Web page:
The tenth child and sixth son born to Stephen Thomas (1705-1774) and Mary Clothier Thomas, his family moved from Maryland to North Carolina shortly after his birth. With some of his older brothers, he later moved to South Carolina ca. 1769 and settled in the area that became Marlboro County. Through grants he received a total of 4250 acres of land between the Great and Little Pee Dee rivers. At death, he owned thirteen slaves. Active in the military during the American Revolution, he was commissioned 1 Jul 1775 as a sergeant in a company of rangers. He later served as a captain (1780,81) and major (1781). In late July or early August 1780, he commanded a Whig party which captured a British expedition at Hunt's Bluff on the Pee Dee. After the war, he held the rank of brigadier general of the Ninth Brigade (ca. 1794-1804).
Legislative service began for him when he was elected by St. David's Parish to the House of the Fourth General Assembly (1782). Representing his home parish, he served in the Senate during the Fifth General Assembly (1783-84). Winning a special election in St. David's, he was returned to the House for the Sixth General Assembly (1785-86), qualifying 31 Jan 1786. The election district of Marlboro, Chesterfield, and Darlington counties elected him to the Senate for the Eleventh (1794-95) and Twelfth (1796-97) General Assemblies. During the Twentieth General Assembly (1812-13), he served once more in the House, representing Marlboro County. Chosen by St. David's, he was a delegate to the state convention to adopt the federal Constitution but was absent when the vote on ratification was taken (1788). Furthermore, he held a variety of local offices; overseer of the poor for St. David's (1778); commissioner, for dividing Cheraw District into counties (1783); justice of the peace for Marlboro County (1785); road commissioner (1786, 1796, 1805); commissioner, to open and improve navigation of the Great Pee Dee River from the North Carolina line to Black Creek (1789,91); county court judge for Marlboro (1791); commissioner, to build and repair a courthouse and jail in Cheraw District (1794); commissioner, for the removal and safekeeping of the records of the clerk's office of the Cheraw District Circuit Court (1794); commissioner, to open and keep in repair a canal leading into the Pee Dee River (1796); trustee of the Marlboro Academy authorized to conduct a lottery (1802); and commissioner, to superintend repairs to the courthouse in Marlboro District (1810). A member of the Welsh Neck Baptist Church, he was a messenger to the Charleston Baptist Association (1785,91,93,95,1800,02,03). In 1778, he subscribed to the St. David's Society.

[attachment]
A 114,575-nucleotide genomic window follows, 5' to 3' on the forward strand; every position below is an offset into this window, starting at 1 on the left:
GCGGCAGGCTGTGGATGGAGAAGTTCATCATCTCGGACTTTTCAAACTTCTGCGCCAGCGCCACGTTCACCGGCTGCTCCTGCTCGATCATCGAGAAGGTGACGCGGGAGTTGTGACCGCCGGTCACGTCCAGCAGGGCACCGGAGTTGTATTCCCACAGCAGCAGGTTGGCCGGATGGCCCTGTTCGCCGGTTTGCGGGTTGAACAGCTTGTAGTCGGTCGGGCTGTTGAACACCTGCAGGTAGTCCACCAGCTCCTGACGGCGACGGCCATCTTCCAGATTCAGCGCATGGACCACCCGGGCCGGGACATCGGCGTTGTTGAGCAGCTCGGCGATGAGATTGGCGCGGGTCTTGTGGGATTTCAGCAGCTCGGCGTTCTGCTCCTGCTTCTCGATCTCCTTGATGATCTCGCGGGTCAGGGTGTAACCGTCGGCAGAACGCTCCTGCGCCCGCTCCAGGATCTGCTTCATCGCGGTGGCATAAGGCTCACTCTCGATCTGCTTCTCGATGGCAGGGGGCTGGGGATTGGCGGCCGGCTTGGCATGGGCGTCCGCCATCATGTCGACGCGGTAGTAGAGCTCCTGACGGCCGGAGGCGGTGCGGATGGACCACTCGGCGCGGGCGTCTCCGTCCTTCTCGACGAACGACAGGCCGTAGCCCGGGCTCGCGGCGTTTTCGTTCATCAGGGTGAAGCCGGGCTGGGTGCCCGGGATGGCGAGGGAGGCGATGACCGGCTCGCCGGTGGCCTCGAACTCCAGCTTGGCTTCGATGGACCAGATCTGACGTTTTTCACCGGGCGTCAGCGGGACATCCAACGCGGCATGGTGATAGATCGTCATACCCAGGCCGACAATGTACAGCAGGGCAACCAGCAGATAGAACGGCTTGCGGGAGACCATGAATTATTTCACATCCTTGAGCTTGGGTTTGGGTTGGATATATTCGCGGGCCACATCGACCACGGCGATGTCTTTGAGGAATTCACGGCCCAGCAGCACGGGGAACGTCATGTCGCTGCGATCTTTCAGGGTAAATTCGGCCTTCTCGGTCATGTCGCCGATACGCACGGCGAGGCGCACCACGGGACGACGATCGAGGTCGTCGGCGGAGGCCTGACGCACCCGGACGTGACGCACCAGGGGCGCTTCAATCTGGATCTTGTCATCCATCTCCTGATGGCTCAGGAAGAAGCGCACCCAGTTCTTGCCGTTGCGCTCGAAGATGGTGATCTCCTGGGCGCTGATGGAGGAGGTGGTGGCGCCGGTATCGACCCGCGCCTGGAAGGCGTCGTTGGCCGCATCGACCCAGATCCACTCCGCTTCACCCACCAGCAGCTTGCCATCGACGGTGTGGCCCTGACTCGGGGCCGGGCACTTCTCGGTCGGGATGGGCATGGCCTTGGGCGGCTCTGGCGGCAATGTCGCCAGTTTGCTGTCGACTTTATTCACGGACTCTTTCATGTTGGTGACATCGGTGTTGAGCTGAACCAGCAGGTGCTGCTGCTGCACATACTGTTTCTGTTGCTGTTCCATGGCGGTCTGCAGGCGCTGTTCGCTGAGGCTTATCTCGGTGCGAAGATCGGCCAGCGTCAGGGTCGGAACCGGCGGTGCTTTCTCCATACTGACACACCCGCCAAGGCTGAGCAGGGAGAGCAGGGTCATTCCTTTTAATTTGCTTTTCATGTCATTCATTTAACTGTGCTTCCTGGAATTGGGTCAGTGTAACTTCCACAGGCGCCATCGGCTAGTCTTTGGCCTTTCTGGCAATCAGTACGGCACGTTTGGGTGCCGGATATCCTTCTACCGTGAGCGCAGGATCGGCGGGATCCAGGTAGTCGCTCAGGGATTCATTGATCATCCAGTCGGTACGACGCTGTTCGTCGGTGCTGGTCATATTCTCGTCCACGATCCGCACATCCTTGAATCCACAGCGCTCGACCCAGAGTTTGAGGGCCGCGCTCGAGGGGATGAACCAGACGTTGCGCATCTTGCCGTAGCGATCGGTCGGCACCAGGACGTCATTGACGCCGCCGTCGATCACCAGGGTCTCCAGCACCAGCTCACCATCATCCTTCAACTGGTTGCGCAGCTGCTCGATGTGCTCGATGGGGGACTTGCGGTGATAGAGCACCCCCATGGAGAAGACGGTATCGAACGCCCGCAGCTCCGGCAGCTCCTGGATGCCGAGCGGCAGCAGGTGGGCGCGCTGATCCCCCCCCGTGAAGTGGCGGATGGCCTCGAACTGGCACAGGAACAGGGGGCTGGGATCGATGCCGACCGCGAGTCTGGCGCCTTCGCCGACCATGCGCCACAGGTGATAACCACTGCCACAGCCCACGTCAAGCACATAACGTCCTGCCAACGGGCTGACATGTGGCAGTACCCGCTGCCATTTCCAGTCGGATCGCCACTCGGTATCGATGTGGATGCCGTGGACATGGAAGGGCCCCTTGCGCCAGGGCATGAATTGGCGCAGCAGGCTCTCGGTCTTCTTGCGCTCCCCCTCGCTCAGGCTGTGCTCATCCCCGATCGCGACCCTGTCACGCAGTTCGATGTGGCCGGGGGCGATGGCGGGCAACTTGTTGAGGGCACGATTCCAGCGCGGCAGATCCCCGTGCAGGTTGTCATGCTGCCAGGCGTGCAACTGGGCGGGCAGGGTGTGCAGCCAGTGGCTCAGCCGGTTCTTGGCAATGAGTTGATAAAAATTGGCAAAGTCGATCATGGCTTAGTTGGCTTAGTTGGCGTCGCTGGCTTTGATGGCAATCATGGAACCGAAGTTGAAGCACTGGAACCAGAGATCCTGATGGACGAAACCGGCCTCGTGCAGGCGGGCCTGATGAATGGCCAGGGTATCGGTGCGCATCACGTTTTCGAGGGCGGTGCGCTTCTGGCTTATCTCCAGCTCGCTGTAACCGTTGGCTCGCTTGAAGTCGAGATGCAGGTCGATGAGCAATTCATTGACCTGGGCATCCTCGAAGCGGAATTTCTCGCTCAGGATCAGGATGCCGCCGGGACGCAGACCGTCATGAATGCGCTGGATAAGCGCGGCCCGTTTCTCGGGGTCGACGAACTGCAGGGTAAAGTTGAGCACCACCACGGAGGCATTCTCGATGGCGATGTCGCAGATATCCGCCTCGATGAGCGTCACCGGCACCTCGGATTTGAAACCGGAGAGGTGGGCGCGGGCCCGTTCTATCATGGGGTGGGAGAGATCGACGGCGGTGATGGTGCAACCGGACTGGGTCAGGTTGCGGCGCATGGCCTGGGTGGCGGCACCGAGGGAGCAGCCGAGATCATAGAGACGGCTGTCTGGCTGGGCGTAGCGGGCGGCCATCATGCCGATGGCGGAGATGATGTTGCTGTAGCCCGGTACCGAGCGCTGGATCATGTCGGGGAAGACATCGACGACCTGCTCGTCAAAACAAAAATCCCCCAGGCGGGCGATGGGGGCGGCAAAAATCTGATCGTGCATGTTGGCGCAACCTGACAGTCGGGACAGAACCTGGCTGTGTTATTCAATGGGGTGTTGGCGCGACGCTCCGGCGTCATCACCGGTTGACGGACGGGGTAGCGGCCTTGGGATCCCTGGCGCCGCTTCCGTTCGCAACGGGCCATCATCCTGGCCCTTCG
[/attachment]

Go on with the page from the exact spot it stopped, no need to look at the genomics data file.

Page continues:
Tristram Thomas was twice married. First, to Ann Pledger, who died ca. 1779, daughter of Capt. Philip Pledger, and mother of three children: Robert Turner Thomas (1775-1819) m. Jane House; Susannah Thomas (1777-1841) m. Joseph Thomas, a first cousin; and Philip Thomas (1779-1837) m. Martha Washington Hodge.
After the death of his first wife, Gen. Thomas remarried to Mary Hollingsworth, daughter of Samuel Hollingsworth and widow of David Harry. She was the mother of five Thomas children: Elizabeth Thomas (1781-1856) m. first to Joseph Burch, Jr. and second to Archibald "Arch" Caraway; John Thomas, b. 1784; Sarah Thomas, b. 1785, m. Josiah David; Tristram Hollingsworth Thomas, b. 1789 m. Martha Davis; and James Clothier Thomas (1792-1867) m. Mary L. Davis.
Tristram Thomas was a name respected and honored and respected by all classes on the Pedee. General Thomas was modest and retiring in disposition, but firm and decided whenever principle was involved in the conduct of life. Sturdy by habit, and resolute in character as circumstances might demand, he was happily fitted by nature for the perils and labors of the Revolution. The discouragements to which the actors of that stormy period were often subjected, never unnerved or intimidated his soul. Possessed of a solid understanding, a practical turn of mind, and virtuous principles, he faithfully discharged the duties incumbent upon him in every station to which he was called in the administration of the affairs of his own district and the councils of the State. He was the first Brigadier-General on the Pedee after the war. He lived to a good old age, universally esteemed and died at his residence in Marlborough District in 1817.
(SOURCES, Biographical Directory of the South Carolina Senate and Gregg's History of the Old Cheraws.)
Mary Hollingsworth Thomas
TRISTRAM THOMAS, Sen./ died/ September, 1817,/ aged 65 years./ Behold the pilgrim as he dies,/ With glory in his view;/ To heaven he lifts his longing eyes,/ And bids this world adieu./
MAJOR/ TRISTRAM/ THOMAS/ BENTON'S S.C./ MIL. REV. WAR/ (--military marker)